Up from the Vaults: Convict Labour
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Convict labour: Rarely seen and best not mentioned.
The topic of convict labour will guide this year's second talk in our popular 'Up from the Vaults' series, in which we invite a subject expert from the University to take an in-depth look at art and objects from the University of Melbourne’s Cultural Collections.
This June, we invite you to join us in the newly opened Old Quad Library as Professor Janet McCalman AC explores work featuring convict labour by British artists John Skinner Prout and Godfrey Charles Mundy.
Convicts, much like servants in the Victorian age, were meant to be neither seen nor heard. They were expected to be the invisible machinery of domestic life and the colonial economy, and memoirs of Van Diemen’s Land are remarkable for the absence of convicts in the remembered landscape and households. Watercolorist John Skinner Prout and writer-artist Godfrey Charles Mundy were among the few who left images and descriptions of convicts at work and in confinement. And they have much to tell us.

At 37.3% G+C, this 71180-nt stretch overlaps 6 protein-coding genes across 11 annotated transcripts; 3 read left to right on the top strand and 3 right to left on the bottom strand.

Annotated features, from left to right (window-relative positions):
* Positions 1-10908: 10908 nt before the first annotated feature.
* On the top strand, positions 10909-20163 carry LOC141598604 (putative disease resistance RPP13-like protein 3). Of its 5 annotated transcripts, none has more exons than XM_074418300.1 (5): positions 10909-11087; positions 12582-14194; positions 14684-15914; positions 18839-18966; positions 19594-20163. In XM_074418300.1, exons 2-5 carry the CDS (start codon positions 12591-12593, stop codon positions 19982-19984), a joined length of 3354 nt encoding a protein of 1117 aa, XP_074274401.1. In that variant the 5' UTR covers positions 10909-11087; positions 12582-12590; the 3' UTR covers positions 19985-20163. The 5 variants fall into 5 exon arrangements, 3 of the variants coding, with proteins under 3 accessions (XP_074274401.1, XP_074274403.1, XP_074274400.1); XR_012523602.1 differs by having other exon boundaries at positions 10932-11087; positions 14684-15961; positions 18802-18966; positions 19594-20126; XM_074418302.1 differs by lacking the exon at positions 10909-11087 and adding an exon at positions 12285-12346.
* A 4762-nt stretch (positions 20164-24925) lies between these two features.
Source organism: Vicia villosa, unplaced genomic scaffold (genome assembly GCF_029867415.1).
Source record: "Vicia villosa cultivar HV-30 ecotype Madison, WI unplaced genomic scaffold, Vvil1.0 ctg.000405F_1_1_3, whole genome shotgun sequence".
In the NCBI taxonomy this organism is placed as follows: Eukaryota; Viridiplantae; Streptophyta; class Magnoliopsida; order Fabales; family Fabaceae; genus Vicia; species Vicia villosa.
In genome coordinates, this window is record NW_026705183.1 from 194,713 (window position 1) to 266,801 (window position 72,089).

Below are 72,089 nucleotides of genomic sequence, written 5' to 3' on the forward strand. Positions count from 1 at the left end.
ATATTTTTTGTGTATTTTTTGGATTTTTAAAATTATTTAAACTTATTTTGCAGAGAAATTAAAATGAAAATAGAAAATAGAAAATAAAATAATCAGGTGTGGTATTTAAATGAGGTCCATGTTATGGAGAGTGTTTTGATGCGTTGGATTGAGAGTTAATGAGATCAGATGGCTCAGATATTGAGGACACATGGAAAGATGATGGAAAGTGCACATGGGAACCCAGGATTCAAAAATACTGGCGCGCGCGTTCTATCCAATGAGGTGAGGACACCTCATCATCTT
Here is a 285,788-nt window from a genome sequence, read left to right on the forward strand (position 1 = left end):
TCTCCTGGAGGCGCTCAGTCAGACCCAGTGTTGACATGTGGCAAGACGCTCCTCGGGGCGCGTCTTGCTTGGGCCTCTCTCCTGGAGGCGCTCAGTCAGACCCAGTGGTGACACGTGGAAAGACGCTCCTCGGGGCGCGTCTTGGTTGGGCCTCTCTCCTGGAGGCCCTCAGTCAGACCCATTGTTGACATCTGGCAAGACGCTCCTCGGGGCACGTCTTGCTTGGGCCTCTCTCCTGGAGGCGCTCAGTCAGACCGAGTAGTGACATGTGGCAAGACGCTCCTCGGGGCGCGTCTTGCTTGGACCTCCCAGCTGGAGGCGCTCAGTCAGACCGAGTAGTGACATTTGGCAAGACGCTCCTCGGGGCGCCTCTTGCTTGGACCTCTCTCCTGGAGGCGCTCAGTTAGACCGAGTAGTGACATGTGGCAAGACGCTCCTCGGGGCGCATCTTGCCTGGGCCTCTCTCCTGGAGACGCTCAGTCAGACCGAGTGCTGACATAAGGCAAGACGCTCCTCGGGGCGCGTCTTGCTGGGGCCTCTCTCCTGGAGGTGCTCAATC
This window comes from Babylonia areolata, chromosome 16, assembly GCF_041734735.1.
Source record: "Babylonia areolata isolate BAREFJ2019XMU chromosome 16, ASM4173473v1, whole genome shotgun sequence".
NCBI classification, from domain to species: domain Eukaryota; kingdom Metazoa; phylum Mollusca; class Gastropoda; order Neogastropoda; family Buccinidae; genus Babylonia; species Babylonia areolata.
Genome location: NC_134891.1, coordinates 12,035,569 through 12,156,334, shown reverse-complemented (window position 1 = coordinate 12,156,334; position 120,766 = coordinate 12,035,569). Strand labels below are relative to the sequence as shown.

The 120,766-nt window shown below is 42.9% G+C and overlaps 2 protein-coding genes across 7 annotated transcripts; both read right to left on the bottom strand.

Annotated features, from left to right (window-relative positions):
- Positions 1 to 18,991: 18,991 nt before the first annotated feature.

Our 2019 program, Inside Out, has been generously supported by Peter Jopling AM QC, Andy Zhang and Calvin Huang.
Image: John Skinner Prout (1805-1876), 'No title (Probation Station, Mount Dromedary)' 1847, watercolour and gouache on paper. The University of Melbourne Art Collection. Gift of the Russell and Mab Grimwade Bequest 1973